Beginning today, this blog will no longer cover cybersecurity or blockchain per se. There’s just too much out there for me to do justice to AI and blockchain (including cryprocurrencies). I will continue to include news about blockchain that is directly AI-related. At the same time, I will redouble my efforts to cover access

  • From Above the Law, Patrick Fuller’s thoughts on law firms’ obstacles to adoption of AI-based technologies. “The biggest obstacles for getting firms to adopt AI tend to be combinations of different factors — most notable are attorney compensation structure, the matter’s fee arrangement, and the practice area as well.” More of Patrick’s thoughts and findings

Earlier this week I attended Vanderbilt Law’s Summit on Law and Innovation (#SOLI2018). One of my favorite panels was “Leading Lawyers Without a License” featuring Waller’s Teresa Walker, Pillsbury’s Kathleen Pearson and Fenwick’s Camille Reynolds. Coverage from law.com here. Ms. Walker commented: “We’re dealing with people that are highly autonomous. We’re dealing with people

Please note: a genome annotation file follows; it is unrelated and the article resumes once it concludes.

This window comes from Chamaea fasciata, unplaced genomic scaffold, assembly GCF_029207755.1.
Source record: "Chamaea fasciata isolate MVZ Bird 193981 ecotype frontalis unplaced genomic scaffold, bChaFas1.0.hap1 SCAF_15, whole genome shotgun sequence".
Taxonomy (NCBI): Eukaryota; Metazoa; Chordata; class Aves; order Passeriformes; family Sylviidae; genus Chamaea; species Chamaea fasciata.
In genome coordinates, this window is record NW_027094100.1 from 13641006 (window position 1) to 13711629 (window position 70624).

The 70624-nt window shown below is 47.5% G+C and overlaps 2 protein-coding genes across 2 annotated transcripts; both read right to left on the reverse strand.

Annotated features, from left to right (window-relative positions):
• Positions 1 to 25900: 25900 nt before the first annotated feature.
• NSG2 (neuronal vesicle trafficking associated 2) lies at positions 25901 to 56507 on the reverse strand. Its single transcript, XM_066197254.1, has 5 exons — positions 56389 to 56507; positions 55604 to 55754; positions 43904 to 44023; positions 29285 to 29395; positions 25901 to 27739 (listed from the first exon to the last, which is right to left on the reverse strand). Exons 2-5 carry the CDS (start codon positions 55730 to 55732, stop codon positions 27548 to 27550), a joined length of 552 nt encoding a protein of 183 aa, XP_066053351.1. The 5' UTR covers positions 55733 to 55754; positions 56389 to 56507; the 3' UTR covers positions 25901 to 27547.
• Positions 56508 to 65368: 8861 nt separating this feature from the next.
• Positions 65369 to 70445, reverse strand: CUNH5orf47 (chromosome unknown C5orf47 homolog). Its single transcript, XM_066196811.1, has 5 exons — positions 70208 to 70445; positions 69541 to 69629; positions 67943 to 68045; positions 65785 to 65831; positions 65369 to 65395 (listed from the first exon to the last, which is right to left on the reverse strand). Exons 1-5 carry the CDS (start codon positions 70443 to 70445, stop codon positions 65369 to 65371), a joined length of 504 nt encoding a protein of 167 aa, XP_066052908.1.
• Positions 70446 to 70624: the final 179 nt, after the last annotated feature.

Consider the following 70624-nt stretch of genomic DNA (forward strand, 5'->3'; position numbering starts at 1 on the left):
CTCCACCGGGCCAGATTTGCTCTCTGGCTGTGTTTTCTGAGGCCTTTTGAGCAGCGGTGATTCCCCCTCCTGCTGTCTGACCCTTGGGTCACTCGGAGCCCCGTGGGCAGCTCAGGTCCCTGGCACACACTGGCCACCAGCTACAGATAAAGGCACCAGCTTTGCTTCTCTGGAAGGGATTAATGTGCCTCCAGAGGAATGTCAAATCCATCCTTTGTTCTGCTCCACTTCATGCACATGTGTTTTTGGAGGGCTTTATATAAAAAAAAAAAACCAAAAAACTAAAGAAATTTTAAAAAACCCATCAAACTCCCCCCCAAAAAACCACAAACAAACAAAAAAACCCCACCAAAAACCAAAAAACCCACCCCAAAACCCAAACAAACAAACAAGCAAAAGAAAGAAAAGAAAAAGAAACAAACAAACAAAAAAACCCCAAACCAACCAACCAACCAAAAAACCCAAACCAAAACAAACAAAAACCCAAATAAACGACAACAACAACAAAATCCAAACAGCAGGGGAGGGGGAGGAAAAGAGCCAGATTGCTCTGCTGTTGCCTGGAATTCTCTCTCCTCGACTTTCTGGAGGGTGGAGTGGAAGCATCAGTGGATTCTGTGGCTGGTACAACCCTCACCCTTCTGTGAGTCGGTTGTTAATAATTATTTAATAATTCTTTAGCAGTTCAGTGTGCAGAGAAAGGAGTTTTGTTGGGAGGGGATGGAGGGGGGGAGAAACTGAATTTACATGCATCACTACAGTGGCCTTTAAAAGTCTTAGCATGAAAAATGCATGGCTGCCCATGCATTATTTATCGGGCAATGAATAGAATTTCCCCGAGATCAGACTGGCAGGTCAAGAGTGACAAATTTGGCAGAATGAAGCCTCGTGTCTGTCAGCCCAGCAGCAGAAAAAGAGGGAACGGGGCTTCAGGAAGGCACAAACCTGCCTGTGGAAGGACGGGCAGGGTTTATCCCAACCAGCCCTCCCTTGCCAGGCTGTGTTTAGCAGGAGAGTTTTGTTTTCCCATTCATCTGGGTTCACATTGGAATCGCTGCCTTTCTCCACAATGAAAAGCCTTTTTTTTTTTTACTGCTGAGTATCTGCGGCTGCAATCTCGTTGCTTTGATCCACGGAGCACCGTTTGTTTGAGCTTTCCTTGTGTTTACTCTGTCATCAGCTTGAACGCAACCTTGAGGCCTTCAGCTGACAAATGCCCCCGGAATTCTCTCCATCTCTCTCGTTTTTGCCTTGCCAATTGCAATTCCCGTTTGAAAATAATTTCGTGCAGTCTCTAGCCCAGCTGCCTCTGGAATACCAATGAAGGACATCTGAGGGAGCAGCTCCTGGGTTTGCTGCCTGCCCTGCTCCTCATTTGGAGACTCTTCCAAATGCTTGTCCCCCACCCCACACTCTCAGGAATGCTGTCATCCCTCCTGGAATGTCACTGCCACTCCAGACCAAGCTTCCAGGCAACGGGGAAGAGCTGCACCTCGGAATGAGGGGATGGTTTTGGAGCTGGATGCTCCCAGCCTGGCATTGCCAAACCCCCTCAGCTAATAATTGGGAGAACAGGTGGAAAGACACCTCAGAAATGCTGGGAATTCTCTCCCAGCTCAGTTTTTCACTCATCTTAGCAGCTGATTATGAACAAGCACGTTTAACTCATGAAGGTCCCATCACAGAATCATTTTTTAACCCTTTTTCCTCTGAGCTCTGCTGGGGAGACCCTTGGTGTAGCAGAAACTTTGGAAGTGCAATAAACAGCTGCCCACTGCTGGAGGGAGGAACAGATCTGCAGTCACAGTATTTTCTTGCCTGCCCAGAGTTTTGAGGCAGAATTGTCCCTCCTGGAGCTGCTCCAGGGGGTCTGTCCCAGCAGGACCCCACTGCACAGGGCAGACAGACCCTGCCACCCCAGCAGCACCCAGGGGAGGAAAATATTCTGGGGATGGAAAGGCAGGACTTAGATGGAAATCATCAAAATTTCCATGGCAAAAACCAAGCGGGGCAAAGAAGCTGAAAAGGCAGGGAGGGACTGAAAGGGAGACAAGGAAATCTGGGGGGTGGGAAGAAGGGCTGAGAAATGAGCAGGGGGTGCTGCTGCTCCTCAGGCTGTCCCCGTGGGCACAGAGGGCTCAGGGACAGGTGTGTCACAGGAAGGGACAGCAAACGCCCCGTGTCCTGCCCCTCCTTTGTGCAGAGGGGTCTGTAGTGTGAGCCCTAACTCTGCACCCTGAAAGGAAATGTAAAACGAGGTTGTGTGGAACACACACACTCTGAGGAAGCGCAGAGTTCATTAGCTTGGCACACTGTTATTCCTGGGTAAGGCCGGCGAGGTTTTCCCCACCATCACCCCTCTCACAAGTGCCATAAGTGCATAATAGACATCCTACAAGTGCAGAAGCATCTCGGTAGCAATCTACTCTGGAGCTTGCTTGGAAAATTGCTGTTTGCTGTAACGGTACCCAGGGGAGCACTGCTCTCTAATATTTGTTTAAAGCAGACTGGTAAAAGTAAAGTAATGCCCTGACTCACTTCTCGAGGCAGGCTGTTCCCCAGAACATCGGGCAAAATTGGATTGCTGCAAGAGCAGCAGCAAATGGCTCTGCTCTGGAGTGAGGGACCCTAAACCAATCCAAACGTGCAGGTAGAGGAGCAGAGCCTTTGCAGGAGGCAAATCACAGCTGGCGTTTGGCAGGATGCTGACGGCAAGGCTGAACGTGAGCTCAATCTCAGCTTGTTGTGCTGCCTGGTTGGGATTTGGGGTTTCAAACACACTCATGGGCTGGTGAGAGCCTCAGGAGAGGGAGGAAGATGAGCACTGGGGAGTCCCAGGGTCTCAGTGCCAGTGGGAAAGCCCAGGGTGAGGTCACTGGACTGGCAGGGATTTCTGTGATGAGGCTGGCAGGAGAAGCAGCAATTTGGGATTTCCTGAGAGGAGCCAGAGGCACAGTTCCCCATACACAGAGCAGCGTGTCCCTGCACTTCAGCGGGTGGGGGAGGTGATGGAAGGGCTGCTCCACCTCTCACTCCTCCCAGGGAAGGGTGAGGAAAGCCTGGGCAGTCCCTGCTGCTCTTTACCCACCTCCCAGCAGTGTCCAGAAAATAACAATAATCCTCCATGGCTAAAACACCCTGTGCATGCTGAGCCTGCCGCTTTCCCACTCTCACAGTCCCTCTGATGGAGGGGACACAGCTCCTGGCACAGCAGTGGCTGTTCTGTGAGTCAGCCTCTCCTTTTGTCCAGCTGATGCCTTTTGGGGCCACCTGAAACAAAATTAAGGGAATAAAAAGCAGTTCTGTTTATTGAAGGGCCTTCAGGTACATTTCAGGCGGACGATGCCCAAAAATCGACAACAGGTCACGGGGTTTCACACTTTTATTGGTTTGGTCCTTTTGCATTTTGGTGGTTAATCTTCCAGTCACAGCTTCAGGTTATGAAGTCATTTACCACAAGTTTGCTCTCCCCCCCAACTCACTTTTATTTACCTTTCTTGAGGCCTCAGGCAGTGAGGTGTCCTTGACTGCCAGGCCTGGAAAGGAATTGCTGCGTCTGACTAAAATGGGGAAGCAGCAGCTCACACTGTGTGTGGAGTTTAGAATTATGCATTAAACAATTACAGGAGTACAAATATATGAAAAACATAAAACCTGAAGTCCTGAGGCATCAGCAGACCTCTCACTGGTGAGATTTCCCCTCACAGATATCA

• In this sponsored piece from Artificial Lawyer, Kira presents three use cases for it’s AI-based solutions: Brexit, GDPR and IFRS 16.
  • Compliance: the growing threat from money laundering and terrorist financing has required anti-money laundering legislation to become more stringent worldwide. AI can be a major part of the solution as it is